Former House Speaker Newt Gingrich says within a month he will make a decision whether to run for the GOP presidential nomination in 2012 and his “hope” is that he will, but there are still some obstacles that remain. Gingrich also said on “Fox News Sunday” that he has not flipped his stance on U.S. intervention in Libya, and in
his mind there is no doubt that Gadhafi must be ousted.
On 2012, the presumed candidate said though inclined, “We are not yet running.”
“We have a variety of reasons for doing this in this methodical way,” Gingrich told host Chris Wallace. “I think we are assembling a very good team, recently we have been in South Carolina, New Hampshire, Iowa — places you need to go — as well as Texas, Florida, and North Carolina — and the water is pretty warm.
“My hope is that within a month we’ll be in,” he said. “We’re still finishing up the exploratory phase, and we have specific things we are getting done, that we need to do, before we make the final decision.”
On Libya, Gingrich told Wallace that it was the president who changed the rules on the Libyan game.
“I said [originally] we should be for replacing Gadhafi, without using the U.S. military. Now the president on March 3rd changed the rules of the game,” Gingrich said. “The president came out publicly and said: ‘Gadhafi must go.’ My original position was: If you’re not in the lake, don’t jump in; once you’re in the lake, swim like crazy.
“Now that the president has said ‘Gadhafi must go,’ our goal should be the defeat of the Gadhafi government, and the replacement of Gadhafi as rapidly as possible,” he said. “Ideally, by using Western air power, with Arab forces — including I think Egyptian and Moroccan and other advisers to help with the ground campaign — but I see no reason for American ground troops to go in.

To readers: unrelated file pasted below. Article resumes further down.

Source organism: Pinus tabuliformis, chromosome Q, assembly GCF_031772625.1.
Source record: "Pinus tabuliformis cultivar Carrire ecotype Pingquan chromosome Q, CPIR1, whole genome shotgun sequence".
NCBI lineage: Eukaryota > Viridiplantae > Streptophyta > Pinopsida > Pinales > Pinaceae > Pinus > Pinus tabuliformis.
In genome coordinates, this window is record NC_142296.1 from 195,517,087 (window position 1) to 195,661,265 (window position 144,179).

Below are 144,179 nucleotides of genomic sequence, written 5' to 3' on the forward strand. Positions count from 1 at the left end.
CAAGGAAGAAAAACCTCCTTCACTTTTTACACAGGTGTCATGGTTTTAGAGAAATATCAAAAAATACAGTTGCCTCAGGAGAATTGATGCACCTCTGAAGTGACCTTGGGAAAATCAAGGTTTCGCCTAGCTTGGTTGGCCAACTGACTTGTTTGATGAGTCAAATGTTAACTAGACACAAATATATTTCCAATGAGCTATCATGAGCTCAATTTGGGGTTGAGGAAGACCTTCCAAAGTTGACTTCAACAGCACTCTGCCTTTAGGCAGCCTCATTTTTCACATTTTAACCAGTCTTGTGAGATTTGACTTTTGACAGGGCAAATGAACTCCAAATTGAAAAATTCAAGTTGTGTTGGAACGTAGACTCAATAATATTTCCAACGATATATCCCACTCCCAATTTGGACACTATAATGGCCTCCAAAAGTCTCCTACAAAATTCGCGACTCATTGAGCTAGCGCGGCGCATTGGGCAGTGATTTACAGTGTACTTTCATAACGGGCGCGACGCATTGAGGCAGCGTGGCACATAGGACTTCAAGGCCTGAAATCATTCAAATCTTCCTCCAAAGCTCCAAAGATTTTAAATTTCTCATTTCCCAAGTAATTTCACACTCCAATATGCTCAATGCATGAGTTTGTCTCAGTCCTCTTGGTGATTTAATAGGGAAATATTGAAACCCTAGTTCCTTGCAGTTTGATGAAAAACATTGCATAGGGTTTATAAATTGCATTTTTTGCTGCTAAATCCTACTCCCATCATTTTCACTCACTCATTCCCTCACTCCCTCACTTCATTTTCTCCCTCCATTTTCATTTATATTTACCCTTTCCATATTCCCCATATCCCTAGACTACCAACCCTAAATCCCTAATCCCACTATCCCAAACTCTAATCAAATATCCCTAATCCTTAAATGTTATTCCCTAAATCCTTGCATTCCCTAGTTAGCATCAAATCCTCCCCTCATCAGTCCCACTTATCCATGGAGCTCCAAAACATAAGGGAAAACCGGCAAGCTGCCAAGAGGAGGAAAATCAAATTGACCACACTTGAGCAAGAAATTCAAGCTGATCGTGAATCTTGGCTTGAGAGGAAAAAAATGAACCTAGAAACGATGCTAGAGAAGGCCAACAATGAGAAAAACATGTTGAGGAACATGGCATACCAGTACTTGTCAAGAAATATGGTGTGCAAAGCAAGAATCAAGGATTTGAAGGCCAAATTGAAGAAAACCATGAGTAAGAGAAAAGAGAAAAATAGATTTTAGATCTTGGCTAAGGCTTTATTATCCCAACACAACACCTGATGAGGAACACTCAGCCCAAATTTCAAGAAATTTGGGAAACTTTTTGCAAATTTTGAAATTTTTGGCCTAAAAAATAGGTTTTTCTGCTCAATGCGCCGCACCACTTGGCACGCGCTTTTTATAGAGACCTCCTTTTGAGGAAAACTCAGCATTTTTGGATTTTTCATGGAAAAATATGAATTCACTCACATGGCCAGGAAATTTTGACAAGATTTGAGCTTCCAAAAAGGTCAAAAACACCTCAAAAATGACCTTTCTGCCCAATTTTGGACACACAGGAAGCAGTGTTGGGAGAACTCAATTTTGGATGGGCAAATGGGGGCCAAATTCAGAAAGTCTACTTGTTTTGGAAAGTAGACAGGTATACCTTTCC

“But I think the president has positioned us; once the president says Gadhafi must go, we have an obligation as a country to get rid of him,” Gingrich added. “It should be unequivocal.”
Wallace asked if Gingrich was president what he would say to the American people; President Barack Obama plans to make a public address on Libya Monday night.
“I hope the president tomorrow night will be dramatically clearer than he has been up until now,” Gingrich replied. “I hope the president will say — first of all — that he’s consulted the U.S. Congress, not just the Arab League and the United Nations. I hope that he’ll say, second, that he says it is clear that the Gadhafi dictatorship has to leave, and we are prepared to do whatever it takes to ensure that the Gadhafi leadership leave,” using, air power but without ground forces.
Wallace asked what the United States should be doing in other Middle Eastern countries, which are wreaked with turmoil.
“Well I think, as a general principle, we want to be in favor of people being in charge of their own lives,” Gingrich said. “And that has a lot of complications in some parts of the Muslim world, because you do have al-Qaida, and you do have extremist groups.
“This thing is going to unfold in all sorts of very complicated ways, and we don’t have either the wisdom, or the resources, to get into every single place that has a problem.”
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